Eton pupil killed by polar bear – by Tom Kelly, Michael Seamark and Tamara Cohen – 6th August 2011

In Uncategorized on January 29, 2012 at 3:50 pm
17-year-old boy on £4,000 adventure trip is mauled to death as he sleeps in Arctic tent 17-year-old victim had been camping on remote glacier in wildlife trip Days before attack, group was ‘delighted’ at seeing a polar bear Four other victims are in critical condition at nearby hospital Bear was ‘looking for food’ in town with history of attacks, say residents Group shot bear dead with rifle in desperate bid for survival An Eton schoolboy sleeping in a tent was mauled to death by a polar bear yesterday. Horatio Chapple, 17, was on a £4,000 adventure holiday on a remote glacier near the Arctic Circle. He suffered terrible injuries to the head and upper body in the early-morning attack. Four other members of the party were badly hurt as the animal rampaged around the campsite hunting for food. It was eventually shot dead. A trip-wire system which triggers a charge to scare away polar bears failed to activate, the father of one of the survivors said.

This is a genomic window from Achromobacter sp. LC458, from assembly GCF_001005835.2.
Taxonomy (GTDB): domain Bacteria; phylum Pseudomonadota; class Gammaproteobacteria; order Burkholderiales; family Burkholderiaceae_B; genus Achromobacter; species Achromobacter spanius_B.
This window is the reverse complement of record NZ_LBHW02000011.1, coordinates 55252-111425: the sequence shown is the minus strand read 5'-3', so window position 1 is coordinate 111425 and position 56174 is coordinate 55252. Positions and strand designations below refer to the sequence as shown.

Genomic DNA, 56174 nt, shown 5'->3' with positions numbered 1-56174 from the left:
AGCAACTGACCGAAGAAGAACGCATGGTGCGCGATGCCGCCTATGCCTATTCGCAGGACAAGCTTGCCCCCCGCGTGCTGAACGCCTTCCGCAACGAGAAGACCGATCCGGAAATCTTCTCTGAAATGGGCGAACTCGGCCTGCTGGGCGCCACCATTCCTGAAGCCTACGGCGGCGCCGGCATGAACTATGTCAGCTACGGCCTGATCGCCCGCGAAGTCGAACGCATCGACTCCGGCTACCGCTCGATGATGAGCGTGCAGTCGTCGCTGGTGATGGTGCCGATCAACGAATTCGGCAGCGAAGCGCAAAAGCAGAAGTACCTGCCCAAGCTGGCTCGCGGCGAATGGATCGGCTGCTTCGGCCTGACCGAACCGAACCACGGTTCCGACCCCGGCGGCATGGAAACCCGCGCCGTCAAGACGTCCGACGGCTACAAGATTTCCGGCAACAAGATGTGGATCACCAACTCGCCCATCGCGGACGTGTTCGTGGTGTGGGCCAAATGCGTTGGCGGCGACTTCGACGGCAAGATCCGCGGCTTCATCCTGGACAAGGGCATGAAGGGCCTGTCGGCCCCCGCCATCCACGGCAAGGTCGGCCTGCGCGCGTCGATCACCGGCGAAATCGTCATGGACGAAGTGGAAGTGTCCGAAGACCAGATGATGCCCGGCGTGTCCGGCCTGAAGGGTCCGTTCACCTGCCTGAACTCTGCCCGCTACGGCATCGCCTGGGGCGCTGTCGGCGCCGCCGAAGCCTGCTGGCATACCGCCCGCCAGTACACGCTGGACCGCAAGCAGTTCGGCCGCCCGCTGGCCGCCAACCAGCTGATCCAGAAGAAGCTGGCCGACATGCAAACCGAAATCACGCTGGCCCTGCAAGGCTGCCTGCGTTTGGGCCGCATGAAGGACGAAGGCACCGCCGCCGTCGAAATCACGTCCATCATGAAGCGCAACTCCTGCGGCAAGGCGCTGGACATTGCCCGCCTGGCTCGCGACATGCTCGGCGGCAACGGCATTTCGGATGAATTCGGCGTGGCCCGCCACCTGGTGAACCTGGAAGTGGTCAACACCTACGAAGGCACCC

Terry Flinders, from Jersey, said the bear burst into the tent where his 16-year-old son Patrick lay, killing Horatio next to him. He said Patrick punched the polar bear on the nose in a desperate attempt to save his life. He escaped with head and arm injuries. Two trip leaders, Michael Reid and Andrew Ruck, who are in their late twenties and Scott Smith, 17, also suffered head injuries. They were undergoing surgery last night. As the party came under attack, they made a frantic call for help using a satellite phone and scrambled helicopters to the glacier, which has no road access during the summer. Svalbard’s vice-governor, Lars Erik Alfheim, said: ‘After we got the call we sent helicopters as fast as we could. When we got there we found serious injuries.’ The victims were part of a part of 80-strong group of mainly 16-to-23-year-olds on a five-week British Schools Exploring Society (BSES) trip. They were camping in the Norwegian Arctic archipelago of Svalbard. Battle with the bear: An aerial view of the camp shows the four tents with the dead polar bear in the middle of the site having been killed by the group during the struggle Horatio Chapple, from Salisbury, Wiltshire, who had just finished his penultimate year at Eton, had hoped to study medicine at university. His grandfather was the former head of the British Army. Field Marshal Sir John Lyon Chapple, GCB, CBE served as Chief of the General Staff from 1989 to 1992 and was Governor of Gibraltar from 1993 to 1995. He is the president of BSES and went on one of its expeditions in the 1950s. Horatio’s family were too upset to speak last night.